The Strand Park Townsville War Memorial

Townsville, Townsville Area

Don't use Townsville war memorial's clock tower to check the time: its clock faces have long been replaced by four plaques depicting an eagle, crossed swords, anchor and the seal of the City of Townsville. As early as 1925, the clocks were unreliable as a time-piece and were later removed.

The column of rough cut grey granite, supported on a red-white marble plinth and bracketed by 3 white marble fins, was dedicated by Governor Sir Matthew Nathan on ANZAC Day 1924 in what was then known as The Strand Park.

Wrought-iron entrance gates and fencing and several war trophy cannons were installed nearby.

Public subscription financed the memorial, designed and constructed by monumental masons, Melrose and Fenwick of Townsville.

The Strand Park was renamed ANZAC Park in 1934: a metal arch bearing the new name was erected above the entrance gates, in time for the April 25 ANZAC commemorations.

The Strand foreshore fronting the Breakwater Marina contains many other memorials including 27 small plinths holding bronze plaques forming an outer perimeter to the WWI memorial.

The focus on ANZAC Day activities since the 1920s has become a natural home for formal and civic commemorations in the north Queensland military city.

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Murgon

Murgon, South Burnett Area
Amid tranquil bush land and diverse farmlands, the historic town of Murgon, settled in 1846, offers a relaxed pace and the perfect base to discover the Barambah Wine Trail. The trail takes in the nearby winery area of Moffatdale where you’ll find the largest vineyard in Queensland and five vineyards and cellar doors within a 15-kilometre radius of Murgon.

Blackbutt

Blackbutt, South Burnett Area
The distinctive song of the bellbird can be heard in the natural surrounds of Blackbutt, a pretty town, rich in history and heritage and framed by native flora and mountain views. Bushwalkers, cyclists and horse riders can use the Blackbutt Rail Trail entrance to access the Brisbane Valley Rail Trail – the Trail can also be accessed from the Rail Head at Yarraman – refer to the Yarraman section for more detail.

Birdwatching in the South Burnett

Kingaroy, South Burnett Area
Free Entry
With more than 350 recorded species, the South Burnett is a bird watchers dream. The region is known for the Black-breasted Button-quail and Glossy Black-Cockatoo, but expect to see the likes of the Red-rumped Parrot, Regent Bowerbird, Rainbow Bee-eater, Dollarbird and Spiny-cheeked Honeyeater too.

Maidenwell

Maidenwell, South Burnett Area
Maidenwell is a charming village at the gateway to the Bunya Mountains. Stop in at the quaint country pub for a beer or relax over lunch and a coffee at the Maidenwell Trading Post (home to locally-grown Yalbury Olive products).

Benarkin State Forest Park

Benarkin, South Burnett Area
Free Entry
Benarkin State Forest on the Blackbutt Range is a great spot to picnic, fish, spot platypus or hike or ride on forest trails. Explore the unsealed 16 kilometre scenic forest drive, which leads off the D'Aguilar Highway, through rainforest, hoop pine plantations and eucalypt forests containing blackbutt, tallowwood, white mahogany, gums and ironbarks to small flats beside the inviting waters of Emu Creek.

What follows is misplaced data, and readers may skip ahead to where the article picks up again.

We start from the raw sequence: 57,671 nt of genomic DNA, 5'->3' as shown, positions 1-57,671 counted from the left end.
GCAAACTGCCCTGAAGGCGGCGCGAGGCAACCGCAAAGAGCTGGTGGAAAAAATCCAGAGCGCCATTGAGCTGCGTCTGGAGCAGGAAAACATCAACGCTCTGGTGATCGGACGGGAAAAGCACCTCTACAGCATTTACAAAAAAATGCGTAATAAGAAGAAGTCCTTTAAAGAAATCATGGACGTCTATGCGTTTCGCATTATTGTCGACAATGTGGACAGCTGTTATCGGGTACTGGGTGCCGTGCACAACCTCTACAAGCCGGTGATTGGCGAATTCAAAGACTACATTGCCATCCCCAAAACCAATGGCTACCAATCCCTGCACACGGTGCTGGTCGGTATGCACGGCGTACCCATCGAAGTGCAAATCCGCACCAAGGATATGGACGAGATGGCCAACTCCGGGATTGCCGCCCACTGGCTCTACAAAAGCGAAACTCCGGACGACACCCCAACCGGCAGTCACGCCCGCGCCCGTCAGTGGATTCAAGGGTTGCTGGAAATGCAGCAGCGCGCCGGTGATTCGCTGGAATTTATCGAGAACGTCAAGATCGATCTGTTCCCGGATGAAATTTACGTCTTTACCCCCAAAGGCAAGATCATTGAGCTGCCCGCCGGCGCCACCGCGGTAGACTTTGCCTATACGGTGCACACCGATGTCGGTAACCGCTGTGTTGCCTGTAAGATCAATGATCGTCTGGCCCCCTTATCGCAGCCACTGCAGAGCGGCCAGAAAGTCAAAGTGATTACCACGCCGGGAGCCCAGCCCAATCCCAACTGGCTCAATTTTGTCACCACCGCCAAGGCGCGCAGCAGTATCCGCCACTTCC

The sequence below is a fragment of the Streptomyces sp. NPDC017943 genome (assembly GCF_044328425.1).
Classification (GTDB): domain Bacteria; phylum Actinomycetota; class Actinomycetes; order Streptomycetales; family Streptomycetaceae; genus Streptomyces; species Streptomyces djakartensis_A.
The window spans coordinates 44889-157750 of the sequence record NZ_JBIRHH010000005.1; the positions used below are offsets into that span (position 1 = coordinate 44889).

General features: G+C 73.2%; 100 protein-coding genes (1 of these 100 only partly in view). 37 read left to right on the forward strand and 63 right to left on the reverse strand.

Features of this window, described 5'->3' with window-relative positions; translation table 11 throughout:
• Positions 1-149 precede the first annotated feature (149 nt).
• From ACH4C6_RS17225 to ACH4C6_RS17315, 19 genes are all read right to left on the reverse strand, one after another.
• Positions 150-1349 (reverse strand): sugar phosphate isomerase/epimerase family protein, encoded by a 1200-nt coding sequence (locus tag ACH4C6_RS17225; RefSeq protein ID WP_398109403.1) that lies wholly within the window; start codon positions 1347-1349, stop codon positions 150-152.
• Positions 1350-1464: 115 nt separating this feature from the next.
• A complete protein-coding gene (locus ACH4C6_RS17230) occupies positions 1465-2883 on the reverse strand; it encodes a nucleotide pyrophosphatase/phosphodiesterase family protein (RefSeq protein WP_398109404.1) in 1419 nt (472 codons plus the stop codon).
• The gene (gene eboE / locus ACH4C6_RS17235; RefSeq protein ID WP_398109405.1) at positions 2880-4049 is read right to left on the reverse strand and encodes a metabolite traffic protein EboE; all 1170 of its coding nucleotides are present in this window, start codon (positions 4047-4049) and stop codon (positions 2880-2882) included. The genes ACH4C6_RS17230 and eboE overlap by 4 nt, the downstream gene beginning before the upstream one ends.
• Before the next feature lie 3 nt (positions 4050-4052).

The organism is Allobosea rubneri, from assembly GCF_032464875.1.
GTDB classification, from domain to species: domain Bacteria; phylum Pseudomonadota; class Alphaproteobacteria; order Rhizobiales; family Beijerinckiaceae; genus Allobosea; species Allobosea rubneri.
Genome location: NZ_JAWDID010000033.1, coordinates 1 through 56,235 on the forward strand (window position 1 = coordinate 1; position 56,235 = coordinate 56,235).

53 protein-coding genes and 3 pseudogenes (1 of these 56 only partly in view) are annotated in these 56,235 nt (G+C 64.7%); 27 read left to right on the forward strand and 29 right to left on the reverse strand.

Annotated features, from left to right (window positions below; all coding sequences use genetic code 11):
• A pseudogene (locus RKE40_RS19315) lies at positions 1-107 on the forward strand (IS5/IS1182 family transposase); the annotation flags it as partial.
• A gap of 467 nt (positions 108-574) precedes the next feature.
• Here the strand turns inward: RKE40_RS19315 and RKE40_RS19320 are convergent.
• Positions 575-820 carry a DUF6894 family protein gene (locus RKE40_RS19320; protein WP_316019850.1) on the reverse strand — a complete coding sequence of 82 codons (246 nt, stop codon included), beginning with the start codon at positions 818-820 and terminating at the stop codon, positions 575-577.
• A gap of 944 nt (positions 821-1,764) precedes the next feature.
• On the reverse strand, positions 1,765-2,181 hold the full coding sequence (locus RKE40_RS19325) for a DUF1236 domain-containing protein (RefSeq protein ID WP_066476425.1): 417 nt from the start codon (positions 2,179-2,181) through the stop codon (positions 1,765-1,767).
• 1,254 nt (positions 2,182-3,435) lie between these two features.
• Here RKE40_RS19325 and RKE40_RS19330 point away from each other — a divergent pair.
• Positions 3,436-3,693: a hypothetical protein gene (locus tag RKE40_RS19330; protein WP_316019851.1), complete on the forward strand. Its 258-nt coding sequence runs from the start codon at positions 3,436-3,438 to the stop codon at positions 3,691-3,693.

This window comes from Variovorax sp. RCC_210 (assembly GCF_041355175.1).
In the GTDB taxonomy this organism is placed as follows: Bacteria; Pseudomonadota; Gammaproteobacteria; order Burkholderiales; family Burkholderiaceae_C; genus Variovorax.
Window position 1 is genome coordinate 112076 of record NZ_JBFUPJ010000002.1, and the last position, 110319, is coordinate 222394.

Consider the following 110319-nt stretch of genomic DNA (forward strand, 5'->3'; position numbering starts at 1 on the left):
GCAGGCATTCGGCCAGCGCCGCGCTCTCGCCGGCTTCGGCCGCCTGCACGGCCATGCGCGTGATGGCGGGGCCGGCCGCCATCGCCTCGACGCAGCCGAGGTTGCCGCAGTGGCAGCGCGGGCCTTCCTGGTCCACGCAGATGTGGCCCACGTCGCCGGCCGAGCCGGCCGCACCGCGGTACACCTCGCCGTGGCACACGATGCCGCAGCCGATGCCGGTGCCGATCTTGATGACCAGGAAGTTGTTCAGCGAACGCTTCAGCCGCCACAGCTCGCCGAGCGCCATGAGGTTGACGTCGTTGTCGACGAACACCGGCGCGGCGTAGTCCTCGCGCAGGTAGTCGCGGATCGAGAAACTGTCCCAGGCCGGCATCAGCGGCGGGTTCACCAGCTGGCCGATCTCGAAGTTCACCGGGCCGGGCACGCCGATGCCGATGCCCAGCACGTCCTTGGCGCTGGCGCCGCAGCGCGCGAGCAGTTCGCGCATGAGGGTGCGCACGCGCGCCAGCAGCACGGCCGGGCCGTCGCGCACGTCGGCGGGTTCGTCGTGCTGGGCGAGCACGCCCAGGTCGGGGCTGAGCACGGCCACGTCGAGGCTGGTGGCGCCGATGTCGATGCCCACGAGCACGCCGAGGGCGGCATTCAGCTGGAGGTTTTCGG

Nanango Fauna Reserve

Nanango, South Burnett Area
Free Entry
Just ten minutes out of Nanango, the peaceful Nanango Fauna Reserve offers many different environments to explore, from seasonal waterholes to eucalypt woodland, acacia scrub, and dry vine scrub. It is a bird watcher's delight with a variety of species to be found including the Yellow-Faced Honeyeater, Australian Darter, Varied Sittella, Nankeen Night Heron, and Little Black and Little Pied Cormorant.

Mount Wooroolin Lookout

Kingaroy, South Burnett Area
Free Entry
You'll find great views from Mount Wooroolin Lookout, just over four kilometres west of Kingaroy. Established in 1988 as a bicentennial project by Kingaroy Shire Council, the area features a grassed area with picnic tables and wood barbecues.

Cherbourg

Cherbourg, Cherbourg Area
Cherbourg is located off the Buyna Highway in the South Burnett region, very close to the dam wall of Bjelke-Petersen Dam. Cherbourg is home to a sizeable Aboriginal community and is the oldest and largest government settlement in Queensland.

Kumbia

Kumbia, South Burnett Area
Kumbia is a small town nestled into the foothills of the Bunya Mountains, on the Bunya Highway, between the Mountains and Kingaroy. This picturesque little town offers a great opportunity to stop and stock up on groceries and fuel before you head up into the Bunyas - note there are only basic supplies available at The Bunyas general store and no fuel or bottle shop on the mountain.

Wondai

Wondai, South Burnett Area
Wondai is the ideal place from which to explore local art and craft, museums and Lake Boondooma. Between the towns of Murgon and Kingaroy, Wondai features cattle and grain growing country as well as grasslands interspersed with eucalypt forests.
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